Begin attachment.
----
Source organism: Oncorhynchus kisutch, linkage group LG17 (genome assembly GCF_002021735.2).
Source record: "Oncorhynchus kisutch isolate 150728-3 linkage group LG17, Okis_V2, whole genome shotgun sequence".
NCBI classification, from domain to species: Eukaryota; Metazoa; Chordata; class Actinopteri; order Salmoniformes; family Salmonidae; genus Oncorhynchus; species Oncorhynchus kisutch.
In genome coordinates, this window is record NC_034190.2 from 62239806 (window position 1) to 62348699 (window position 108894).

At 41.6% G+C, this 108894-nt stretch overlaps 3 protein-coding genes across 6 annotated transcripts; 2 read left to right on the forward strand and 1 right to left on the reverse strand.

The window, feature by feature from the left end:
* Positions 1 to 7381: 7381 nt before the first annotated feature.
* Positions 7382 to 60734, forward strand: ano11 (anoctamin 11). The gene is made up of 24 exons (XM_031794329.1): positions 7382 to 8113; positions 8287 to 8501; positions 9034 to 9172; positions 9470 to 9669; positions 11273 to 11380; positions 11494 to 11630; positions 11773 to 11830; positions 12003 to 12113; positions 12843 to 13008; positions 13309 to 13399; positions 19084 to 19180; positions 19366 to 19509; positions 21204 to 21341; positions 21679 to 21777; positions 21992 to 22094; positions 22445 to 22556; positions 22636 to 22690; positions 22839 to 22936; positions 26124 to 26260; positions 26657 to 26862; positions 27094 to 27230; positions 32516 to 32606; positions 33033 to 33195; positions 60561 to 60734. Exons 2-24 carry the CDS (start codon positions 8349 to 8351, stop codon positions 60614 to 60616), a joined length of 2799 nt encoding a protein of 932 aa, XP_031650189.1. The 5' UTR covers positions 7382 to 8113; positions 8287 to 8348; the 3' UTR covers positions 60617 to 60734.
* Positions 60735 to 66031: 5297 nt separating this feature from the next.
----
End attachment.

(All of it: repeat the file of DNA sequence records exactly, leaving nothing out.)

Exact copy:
Source organism: Oncorhynchus kisutch, linkage group LG17 (genome assembly GCF_002021735.2).
Source record: "Oncorhynchus kisutch isolate 150728-3 linkage group LG17, Okis_V2, whole genome shotgun sequence".
NCBI classification, from domain to species: Eukaryota; Metazoa; Chordata; class Actinopteri; order Salmoniformes; family Salmonidae; genus Oncorhynchus; species Oncorhynchus kisutch.
In genome coordinates, this window is record NC_034190.2 from 62239806 (window position 1) to 62348699 (window position 108894).

At 41.6% G+C, this 108894-nt stretch overlaps 3 protein-coding genes across 6 annotated transcripts; 2 read left to right on the forward strand and 1 right to left on the reverse strand.

The window, feature by feature from the left end:
* Positions 1 to 7381: 7381 nt before the first annotated feature.
* Positions 7382 to 60734, forward strand: ano11 (anoctamin 11). The gene is made up of 24 exons (XM_031794329.1): positions 7382 to 8113; positions 8287 to 8501; positions 9034 to 9172; positions 9470 to 9669; positions 11273 to 11380; positions 11494 to 11630; positions 11773 to 11830; positions 12003 to 12113; positions 12843 to 13008; positions 13309 to 13399; positions 19084 to 19180; positions 19366 to 19509; positions 21204 to 21341; positions 21679 to 21777; positions 21992 to 22094; positions 22445 to 22556; positions 22636 to 22690; positions 22839 to 22936; positions 26124 to 26260; positions 26657 to 26862; positions 27094 to 27230; positions 32516 to 32606; positions 33033 to 33195; positions 60561 to 60734. Exons 2-24 carry the CDS (start codon positions 8349 to 8351, stop codon positions 60614 to 60616), a joined length of 2799 nt encoding a protein of 932 aa, XP_031650189.1. The 5' UTR covers positions 7382 to 8113; positions 8287 to 8348; the 3' UTR covers positions 60617 to 60734.
* Positions 60735 to 66031: 5297 nt separating this feature from the next.